Writes Garry Kasparov on New threats rose as U.S. apathy became policy:
Inaction can fracture alliances. Inaction can empower dictators and provoke terrorists and enflame regional conflicts. Inaction can slaughter innocent people and create millions of refugees. We have the horrific proof in Syria, where Barack Obama’s infamous “red line” has been painted over in blood.
….Social psychology documented the “bystander apathy effect” in the 1960s, a phenomenon in which the more people who witness a crisis together, the less likely any one of them is to help. Studies showed that while 70 percent of people alone will help a stranger in distress, the number drops to 40 percent when other people are in the room. Inaction is not only deadly, it’s contagious, and it applies to nations as well as to individuals.
The solution to this sort of paralysis on a nation-state level is to have strong global institutions and treaties that are binding and clear. For example, an agreement between countries to guarantee mutual defense or an organization that is bound to intervene to stop a genocide. In theory, contractual commitments and shared moral obligations will override the bystander effect. In practice, the fear of taking action is so strong that the leaders of the free world find excuse after excuse to ignore their commitments and their values.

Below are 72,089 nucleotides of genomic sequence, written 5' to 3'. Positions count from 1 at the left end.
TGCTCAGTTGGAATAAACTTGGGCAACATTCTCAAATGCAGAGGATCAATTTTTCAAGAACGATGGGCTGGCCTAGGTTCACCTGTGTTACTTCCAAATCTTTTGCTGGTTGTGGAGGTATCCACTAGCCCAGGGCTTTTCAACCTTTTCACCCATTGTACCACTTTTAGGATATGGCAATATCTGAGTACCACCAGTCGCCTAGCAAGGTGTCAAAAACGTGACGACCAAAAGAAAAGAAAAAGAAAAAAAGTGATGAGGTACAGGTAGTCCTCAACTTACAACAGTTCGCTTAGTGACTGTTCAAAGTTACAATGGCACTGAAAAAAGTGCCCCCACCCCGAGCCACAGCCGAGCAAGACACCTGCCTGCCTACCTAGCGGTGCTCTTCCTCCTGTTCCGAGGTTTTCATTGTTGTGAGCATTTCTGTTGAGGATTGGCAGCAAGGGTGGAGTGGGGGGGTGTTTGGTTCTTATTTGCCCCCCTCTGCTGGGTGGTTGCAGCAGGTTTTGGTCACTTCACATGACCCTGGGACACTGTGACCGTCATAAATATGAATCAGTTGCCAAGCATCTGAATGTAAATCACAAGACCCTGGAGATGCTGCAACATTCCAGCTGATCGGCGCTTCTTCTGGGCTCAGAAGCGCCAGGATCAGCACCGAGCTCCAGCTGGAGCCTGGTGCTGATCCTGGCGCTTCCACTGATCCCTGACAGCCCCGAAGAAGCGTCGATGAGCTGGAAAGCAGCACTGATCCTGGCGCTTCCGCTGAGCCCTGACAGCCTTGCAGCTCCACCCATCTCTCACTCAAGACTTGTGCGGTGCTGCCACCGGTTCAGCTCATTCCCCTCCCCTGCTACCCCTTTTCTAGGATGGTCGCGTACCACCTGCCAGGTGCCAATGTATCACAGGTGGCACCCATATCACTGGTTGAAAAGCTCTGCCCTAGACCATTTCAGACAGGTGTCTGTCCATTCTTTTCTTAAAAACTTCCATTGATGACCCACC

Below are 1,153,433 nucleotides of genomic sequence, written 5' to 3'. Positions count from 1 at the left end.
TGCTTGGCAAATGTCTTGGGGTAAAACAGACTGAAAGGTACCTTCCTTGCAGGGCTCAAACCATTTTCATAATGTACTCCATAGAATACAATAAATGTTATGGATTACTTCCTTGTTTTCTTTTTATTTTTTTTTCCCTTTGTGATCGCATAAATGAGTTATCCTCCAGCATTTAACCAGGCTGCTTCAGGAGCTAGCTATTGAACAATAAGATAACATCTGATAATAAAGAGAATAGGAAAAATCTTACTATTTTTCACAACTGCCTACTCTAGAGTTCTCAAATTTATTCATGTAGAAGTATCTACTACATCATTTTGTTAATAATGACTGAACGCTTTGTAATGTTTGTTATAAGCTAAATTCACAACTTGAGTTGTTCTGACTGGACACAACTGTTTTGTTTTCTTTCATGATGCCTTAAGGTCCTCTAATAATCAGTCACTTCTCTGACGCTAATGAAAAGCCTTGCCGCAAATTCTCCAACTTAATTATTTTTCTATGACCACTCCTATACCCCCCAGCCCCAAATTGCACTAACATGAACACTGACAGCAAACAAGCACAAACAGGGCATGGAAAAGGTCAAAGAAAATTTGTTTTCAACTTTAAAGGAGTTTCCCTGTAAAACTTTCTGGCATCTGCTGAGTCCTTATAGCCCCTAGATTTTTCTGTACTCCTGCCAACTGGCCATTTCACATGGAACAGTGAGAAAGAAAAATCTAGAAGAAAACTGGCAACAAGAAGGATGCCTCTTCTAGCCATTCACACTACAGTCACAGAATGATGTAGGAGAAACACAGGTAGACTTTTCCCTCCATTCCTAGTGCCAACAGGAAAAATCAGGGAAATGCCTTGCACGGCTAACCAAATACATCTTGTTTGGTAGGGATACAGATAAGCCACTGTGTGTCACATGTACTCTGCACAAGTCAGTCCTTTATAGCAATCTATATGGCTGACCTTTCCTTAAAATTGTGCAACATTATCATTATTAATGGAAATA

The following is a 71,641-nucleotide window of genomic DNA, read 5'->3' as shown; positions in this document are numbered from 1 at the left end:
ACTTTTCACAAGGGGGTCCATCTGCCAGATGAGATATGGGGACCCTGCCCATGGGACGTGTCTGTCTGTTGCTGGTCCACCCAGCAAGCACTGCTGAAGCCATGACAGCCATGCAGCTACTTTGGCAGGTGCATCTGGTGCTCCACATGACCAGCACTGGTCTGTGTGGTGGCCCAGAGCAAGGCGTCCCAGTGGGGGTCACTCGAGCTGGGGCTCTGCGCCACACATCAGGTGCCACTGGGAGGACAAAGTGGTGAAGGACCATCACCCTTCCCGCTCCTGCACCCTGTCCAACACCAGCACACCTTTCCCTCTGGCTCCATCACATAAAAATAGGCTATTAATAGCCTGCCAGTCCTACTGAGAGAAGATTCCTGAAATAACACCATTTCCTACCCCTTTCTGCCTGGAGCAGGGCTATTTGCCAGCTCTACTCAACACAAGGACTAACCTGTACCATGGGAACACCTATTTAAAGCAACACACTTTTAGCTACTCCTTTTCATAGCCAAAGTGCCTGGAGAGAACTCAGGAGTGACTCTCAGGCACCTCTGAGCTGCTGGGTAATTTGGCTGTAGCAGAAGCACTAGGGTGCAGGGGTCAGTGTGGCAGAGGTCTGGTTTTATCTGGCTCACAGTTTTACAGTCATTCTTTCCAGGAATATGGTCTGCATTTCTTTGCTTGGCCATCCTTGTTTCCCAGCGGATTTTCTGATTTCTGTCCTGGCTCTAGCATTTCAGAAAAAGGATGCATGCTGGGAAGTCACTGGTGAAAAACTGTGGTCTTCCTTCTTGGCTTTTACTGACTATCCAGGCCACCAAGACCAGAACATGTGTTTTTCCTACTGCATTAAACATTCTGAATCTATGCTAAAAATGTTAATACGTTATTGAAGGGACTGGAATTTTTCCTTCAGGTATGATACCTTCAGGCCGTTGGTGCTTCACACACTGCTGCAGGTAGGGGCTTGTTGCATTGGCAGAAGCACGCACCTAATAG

These excuses range from feigned ignorance to legalistic pedantry to rhetorically reducing the national and international interests that must be protected. Hundreds of thousands slaughtered in Rwanda? We didn’t know. The Budapest Memorandum guarantees Ukrainian territorial integrity? Check the fine print, we’re technically not bound to defend them. Russian jets are crossing into Turkish territory? The North Atlantic Treaty Organization begs member nation Turkey not to invoke the mutual defense clause. Iraq and Syria are exploding into civil war? It’s a Middle Eastern problem. The civil wars are churning out terrorist groups and refugees reaching the West? It’s a European problem. Islamic State sympathizers killed 14 people in San Bernardino, the deadliest terror attack on U.S. soil since 9/11? Our anti-IS strategy is the right one.
Obama and his fellow neo-isolationists are well aware that few are condemned and fewer are convicted of having the power to prevent a tragedy but refusing to do so, while a single death resulting from intervention will be denounced. A quarter-million deaths, a dozen terror attacks, a million refugees, these are politically acceptable consequences of inaction, but a single casualty from action, even attempting to prevent those horrors, is considered politically unacceptable.